You’d be amazed how many people do not give us the courtesy of including a Cover Letter. This is crazy! The Cover Letter is the first thing we’ll read and it’s your chance to grab our attention. It’s your chance to show what you know, or what you’ve learned, about Atlassian.
One piece of advice… don’t say that you’re “perfect for the role”. We’ll only know that once you go through our interview process. It’s unlikely you know exactly what the job entails, so claiming that you’re perfect is more a sign of arrogance than confidence.
Your Cover Letter can be a stand-alone document, or it could be included as the first page on your Resumé. I personally give an extra ‘mental point’ to people who submit applications as a PDF since they’re much quicker to access than a Word document and indicate a higher level of technical competence. Think of it as a way that applicants apply ‘customer service’ concepts to their submission.
Oh, and please proof-read your application, or better yet get a friend or loved-one to give it a once-over. Otherwise you might say things like:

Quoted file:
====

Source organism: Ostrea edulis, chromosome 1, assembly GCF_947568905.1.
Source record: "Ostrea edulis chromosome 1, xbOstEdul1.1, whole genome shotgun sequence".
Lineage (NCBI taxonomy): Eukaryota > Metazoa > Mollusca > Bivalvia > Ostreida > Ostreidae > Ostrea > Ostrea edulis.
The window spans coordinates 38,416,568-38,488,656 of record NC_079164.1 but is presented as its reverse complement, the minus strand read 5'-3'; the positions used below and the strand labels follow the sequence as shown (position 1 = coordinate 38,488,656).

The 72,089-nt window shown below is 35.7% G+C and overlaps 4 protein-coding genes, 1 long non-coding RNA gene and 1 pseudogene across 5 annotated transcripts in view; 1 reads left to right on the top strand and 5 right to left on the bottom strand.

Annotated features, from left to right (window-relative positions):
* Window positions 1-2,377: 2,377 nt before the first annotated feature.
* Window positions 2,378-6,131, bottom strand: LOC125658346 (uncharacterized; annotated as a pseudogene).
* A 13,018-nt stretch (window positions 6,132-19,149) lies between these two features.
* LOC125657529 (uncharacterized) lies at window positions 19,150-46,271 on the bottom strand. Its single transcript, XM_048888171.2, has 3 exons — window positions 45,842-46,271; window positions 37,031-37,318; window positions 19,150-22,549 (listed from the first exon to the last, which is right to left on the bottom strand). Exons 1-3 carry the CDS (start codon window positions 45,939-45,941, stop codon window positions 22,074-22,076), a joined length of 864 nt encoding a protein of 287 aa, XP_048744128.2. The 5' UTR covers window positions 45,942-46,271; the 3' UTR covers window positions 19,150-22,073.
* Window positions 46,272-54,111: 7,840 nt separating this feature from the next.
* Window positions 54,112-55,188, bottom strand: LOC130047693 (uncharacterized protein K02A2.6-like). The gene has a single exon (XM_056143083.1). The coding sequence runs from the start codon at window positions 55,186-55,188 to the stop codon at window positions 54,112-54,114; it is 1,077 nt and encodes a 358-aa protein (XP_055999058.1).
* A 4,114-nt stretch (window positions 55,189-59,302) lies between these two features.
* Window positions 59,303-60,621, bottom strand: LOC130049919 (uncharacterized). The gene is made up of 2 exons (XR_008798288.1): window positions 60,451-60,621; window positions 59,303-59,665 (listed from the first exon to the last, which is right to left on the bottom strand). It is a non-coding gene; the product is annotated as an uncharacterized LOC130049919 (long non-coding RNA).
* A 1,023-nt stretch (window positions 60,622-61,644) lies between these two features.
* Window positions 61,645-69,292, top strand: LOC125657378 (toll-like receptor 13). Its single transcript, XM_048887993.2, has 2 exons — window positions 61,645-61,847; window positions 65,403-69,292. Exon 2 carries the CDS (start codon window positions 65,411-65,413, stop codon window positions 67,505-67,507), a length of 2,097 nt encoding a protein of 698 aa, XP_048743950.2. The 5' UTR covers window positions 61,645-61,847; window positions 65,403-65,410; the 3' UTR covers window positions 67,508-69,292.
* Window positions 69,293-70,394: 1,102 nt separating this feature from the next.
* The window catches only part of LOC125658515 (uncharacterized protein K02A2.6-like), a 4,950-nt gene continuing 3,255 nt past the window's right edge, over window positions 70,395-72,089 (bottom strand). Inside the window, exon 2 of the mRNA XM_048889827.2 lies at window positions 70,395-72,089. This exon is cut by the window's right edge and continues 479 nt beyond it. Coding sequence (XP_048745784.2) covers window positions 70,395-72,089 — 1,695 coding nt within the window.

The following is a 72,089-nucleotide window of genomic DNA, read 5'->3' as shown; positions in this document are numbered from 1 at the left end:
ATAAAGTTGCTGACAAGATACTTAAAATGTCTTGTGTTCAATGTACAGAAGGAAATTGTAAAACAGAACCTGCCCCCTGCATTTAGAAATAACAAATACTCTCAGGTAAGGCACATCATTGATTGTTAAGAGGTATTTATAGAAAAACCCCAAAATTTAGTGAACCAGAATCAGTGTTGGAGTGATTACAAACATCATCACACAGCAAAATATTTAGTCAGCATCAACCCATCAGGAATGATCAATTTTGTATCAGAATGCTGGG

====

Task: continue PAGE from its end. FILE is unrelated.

“My broad knowledge in software projects and strong technical experience should make me an idle candidate for this opening.”
Hint: Tweak your Resumé
The best Resumés are ones that give us a feel for “you”. For each role you’ve had, give a brief description of the company (don’t assume we know them) and tell us what you accomplished. Don’t just say “Asterix debugging of signals to Dataract system” because we don’t understand what that means. Tell us why this was important to achieve, how you overcame difficulties and what was the result for the company.
Let us get inside your head so we can see how you think, what motivates you and how you respond to challenges. Saying that you “performed other job-related duties and responsibilities as assigned by the Technical Project Manager” doesn’t tell us anything unique about YOU!